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Abstract Title:

Occurrence of and dietary exposure to parabens in foodstuffs from the United States.

Abstract Source:

Environ Sci Technol. 2013 Apr 16 ;47(8):3918-25. Epub 2013 Apr 2. PMID: 23506043

Abstract Author(s):

Chunyang Liao, Fang Liu, Kurunthachalam Kannan

Article Affiliation:

Wadsworth Center, New York State Department of Health, and Department of Environmental Health Sciences, School of Public Health, State University of New York at Albany , Empire State Plaza, P.O. Box 509, Albany, New York 12201-0509, United States.

Abstract:

Parabens are esters of p-hydroxybenzoic acid and are widely used as preservatives in cosmetics, pharmaceuticals, foodstuffs, including beverages. Information on the occurrence of parabens in foodstuffs and dietary exposure of humans to these chemicals is not available. In this study, food samples (n = 267) collected from Albany, New York, United States, were grouped into eight categories, namely, beverages, dairy products, fats and oils, fish and shellfish, grains, meat, fruits, and vegetables, and analyzed for five parabens by high-performance liquid chromatography-tandem mass spectrometry. The majority (>90%) of food samples contained measurable concentrations of parabens, and the total concentrations (Σparabens; sum of five parabens) ranged from below the limit of quantitation to 409 ng/g fresh weight (mean: 9.67 ng/g; median: 0.92 ng/g). Methyl-, ethyl-, and propyl-parabens were the predominant compounds, accounting for ∼90% of the total concentrations. Butyl- and benzyl-parabens were less frequently detected. There were no significant differences in paraben concentrations among the eight food categories, including the canned foods. On the basis of the concentrations measured and per capita daily ingestion rates of foods, we estimated the daily intake (EDI; ng/kg of body weight (bw)/day)) of parabens through food ingestion. The EDI values of total parabens (calculated from the mean concentrations measured and the mean daily ingestion rates of food items) were 940, 879, 470, 273, and 307 ng/kg bw/day for infants, toddlers, children, teenagers, and adults, respectively. To our knowledge, this is the first study to report the occurrence of parabens in foodstuffs.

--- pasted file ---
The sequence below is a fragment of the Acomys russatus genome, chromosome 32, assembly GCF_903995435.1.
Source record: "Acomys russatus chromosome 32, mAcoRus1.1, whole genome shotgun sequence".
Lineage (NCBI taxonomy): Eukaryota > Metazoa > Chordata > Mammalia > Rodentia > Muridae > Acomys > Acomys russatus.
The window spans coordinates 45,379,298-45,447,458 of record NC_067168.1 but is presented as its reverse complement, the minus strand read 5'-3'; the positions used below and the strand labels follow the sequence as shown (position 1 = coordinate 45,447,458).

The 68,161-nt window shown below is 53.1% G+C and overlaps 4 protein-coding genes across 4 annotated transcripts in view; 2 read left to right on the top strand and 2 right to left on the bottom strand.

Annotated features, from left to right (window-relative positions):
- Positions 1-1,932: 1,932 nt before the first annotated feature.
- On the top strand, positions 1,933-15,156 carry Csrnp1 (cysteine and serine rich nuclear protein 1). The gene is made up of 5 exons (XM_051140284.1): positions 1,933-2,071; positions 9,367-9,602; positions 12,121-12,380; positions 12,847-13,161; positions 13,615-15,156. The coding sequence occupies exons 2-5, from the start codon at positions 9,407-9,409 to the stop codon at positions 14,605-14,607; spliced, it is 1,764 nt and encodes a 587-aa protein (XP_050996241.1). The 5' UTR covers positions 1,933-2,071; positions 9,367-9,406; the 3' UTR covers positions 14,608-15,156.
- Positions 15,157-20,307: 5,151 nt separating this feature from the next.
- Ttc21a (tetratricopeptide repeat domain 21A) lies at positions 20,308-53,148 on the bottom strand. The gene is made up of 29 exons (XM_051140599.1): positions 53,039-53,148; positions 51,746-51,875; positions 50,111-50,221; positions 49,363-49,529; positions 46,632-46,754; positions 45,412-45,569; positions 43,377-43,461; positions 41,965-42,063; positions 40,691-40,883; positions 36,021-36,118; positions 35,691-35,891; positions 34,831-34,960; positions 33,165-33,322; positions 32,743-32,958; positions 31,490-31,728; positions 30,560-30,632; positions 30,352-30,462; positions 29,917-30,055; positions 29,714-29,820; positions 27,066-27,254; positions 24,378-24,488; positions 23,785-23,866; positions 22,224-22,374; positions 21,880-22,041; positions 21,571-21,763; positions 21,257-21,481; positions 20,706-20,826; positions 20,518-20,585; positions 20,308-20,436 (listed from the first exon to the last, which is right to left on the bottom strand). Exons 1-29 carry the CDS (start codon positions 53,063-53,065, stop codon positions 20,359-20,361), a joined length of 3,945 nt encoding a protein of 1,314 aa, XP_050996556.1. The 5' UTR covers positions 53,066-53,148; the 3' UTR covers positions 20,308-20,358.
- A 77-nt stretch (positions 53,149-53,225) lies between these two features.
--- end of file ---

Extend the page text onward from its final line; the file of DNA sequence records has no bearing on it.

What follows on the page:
Study Type : Environmental

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Sayer Ji
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Depression: 21st Century Solutions + The Dark Side of Wheat

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